Small-scale Dust Collection
Dust collection is essential to keeping your shop and lungs clean, but not every shop has the space, nor every craftsman the budget, for a large dust collector. Most shop vacuums can be had for under $150, substantially less than many dust collectors.
Although a shop vacuum can't substitute for a whole-shop dust collector (it's limited by its capacity, power, and filtration), it excels at capturing dust from a single tool. In fact, for portable power tools requiring a small-diameter hose, a shop vacuum might be your only dust-collection option. Plus, it's highly mobile, so it scoots easily around a small shop.
When selecting a vacuum, consider the size you'll need. You can find models in sizes as large as 22 gallons or as small as 11⁄2 gallons. Although larger, more powerful vacuums work with even the smallest tools, they may prove unwieldy in some situations—such as when sanding a panel with a random-orbit sander—whereas a smaller vacuum can be easily carried or placed atop a workbench. Here, we show how to use a vac in three different dust-collection situations, plus some of our favorite accessories.
For chip-making machines
A large-volume vac (top photo) can service a router table or portable planer. One with a 21⁄2 " hose reduces clogs, works well for general cleanup, hooks to benchtop and stationary machines, and can handle large wood chips.
Recommended accessory: Chip separator
A separator traps heavier dust and chips in a secondary container, allowing only the finest dust to reach the vacuum. This means your filters stay cleaner for a longer time, ensuring maximum air flow, and reduces the frequency of vacuum-bag changes (saving money). Place a separator in line with a tool that generates lots of chips, such as a router table or portable planer.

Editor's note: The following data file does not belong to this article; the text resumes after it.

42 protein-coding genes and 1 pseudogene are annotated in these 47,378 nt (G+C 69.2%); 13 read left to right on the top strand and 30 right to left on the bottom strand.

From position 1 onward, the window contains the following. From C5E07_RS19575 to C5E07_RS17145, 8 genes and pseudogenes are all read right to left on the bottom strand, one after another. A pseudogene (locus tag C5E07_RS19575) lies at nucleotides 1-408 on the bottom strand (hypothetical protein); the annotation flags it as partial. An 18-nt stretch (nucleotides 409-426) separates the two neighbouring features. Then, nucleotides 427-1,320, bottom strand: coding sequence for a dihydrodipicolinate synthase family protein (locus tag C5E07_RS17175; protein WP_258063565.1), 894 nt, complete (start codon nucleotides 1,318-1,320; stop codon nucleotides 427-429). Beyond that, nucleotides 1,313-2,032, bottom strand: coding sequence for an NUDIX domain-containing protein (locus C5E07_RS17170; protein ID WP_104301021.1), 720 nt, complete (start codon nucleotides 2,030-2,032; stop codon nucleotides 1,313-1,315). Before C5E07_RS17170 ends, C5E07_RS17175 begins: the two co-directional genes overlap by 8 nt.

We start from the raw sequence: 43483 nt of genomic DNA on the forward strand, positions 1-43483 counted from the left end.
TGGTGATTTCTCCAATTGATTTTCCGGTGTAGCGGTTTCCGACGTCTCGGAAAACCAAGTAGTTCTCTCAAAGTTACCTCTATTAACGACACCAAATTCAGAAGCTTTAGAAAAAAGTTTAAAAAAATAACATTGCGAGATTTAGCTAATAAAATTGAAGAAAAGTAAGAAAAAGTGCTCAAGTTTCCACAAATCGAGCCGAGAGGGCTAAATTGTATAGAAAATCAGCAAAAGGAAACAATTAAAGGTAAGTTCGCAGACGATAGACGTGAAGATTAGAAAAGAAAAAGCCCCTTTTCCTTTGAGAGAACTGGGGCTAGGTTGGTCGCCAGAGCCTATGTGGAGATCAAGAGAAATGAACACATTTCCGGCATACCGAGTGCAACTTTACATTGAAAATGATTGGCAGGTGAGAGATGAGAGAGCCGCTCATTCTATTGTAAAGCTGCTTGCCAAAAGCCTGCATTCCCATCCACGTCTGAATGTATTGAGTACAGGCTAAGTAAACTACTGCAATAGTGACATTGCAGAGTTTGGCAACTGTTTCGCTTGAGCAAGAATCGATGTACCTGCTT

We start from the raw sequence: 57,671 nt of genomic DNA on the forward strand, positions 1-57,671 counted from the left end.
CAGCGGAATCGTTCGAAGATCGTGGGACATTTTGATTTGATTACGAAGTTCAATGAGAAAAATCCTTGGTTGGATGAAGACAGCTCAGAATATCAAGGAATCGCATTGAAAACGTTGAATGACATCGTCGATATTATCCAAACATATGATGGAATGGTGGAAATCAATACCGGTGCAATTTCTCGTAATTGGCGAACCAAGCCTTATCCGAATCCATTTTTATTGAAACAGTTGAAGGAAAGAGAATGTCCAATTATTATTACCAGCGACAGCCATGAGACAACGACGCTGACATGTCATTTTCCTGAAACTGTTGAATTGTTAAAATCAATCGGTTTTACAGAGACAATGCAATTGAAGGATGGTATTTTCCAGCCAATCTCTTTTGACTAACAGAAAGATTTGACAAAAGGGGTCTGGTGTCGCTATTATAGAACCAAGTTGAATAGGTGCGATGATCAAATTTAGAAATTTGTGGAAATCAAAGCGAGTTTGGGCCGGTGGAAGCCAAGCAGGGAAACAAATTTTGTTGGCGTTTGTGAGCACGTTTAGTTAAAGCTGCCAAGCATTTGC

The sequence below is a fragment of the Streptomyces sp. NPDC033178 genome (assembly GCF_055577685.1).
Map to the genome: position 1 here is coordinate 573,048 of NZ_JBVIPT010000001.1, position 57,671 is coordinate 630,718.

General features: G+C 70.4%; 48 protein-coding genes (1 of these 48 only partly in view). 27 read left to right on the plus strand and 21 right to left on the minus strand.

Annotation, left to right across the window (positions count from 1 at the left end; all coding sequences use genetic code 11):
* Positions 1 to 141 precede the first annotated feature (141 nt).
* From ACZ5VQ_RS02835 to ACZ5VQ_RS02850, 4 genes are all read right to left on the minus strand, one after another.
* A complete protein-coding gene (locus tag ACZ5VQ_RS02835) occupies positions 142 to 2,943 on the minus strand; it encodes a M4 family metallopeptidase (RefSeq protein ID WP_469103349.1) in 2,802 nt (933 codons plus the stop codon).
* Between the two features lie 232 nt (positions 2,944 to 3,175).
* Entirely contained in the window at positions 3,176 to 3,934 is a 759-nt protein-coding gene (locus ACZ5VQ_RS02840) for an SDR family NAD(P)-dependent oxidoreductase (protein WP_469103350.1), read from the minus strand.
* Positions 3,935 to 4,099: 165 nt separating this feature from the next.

Capture coarse sawdust
Connect tools generating dust of smaller size than that of a planer or router table to a smaller vacuum and smaller-diameter hose. However, a long run of flexible vacuum hose creates more air resistance your vacuum must overcome to draw air through it. Corrugated hose is already more likely to become plugged up by chips and shavings than straight-walled pipe, or 6" hoses found on larger dust collectors. Short runs of corrugated hose offer their own advantages, though: They can be coiled up tightly, and their flexibility makes them ideally suited for mobile tools.
Recommended accessory: Auto-switch
To make turning the vac on and off completely automatic, consider a tool-triggered switch. The vacuum fires up when you turn on the connected tool, then runs a few extra seconds after the tool is turned off to clear the hose of dust and chips.
Recommended accessory: Port adapters
With no industry standard for hose diameters (you'll find 21⁄2 ", 17⁄8 ", 11⁄2 ", and 11⁄4 " diameters), it's no surprise that there are no universal standards for dust-collection ports on small tools, either. An adapter, such as this one, connects mismatched hoses and ports.
Best for fine dust
Tiny dust, such as that generated by sanders, moves easily through hoses and requires little airflow. A small vacuum with a 11⁄4 " hose will do the job, cost less, and take less space.
Recommended accessory: Finer filter
To improve the dust collection of your shop vacuum, replace the factory air filter with a HEPA filter. These use a superfine mesh to trap even the smallest airborne particulates. Many manufacturers carry HEPA filter replacements on their websites.
A disposable collection/filtration bag mounts to the vacuum's intake port and wraps around the filter to trap most of the debris. Using one, or a cloth filter bag, in tandem with a fine filter greatly reduces the amount of dust particles returned to the air.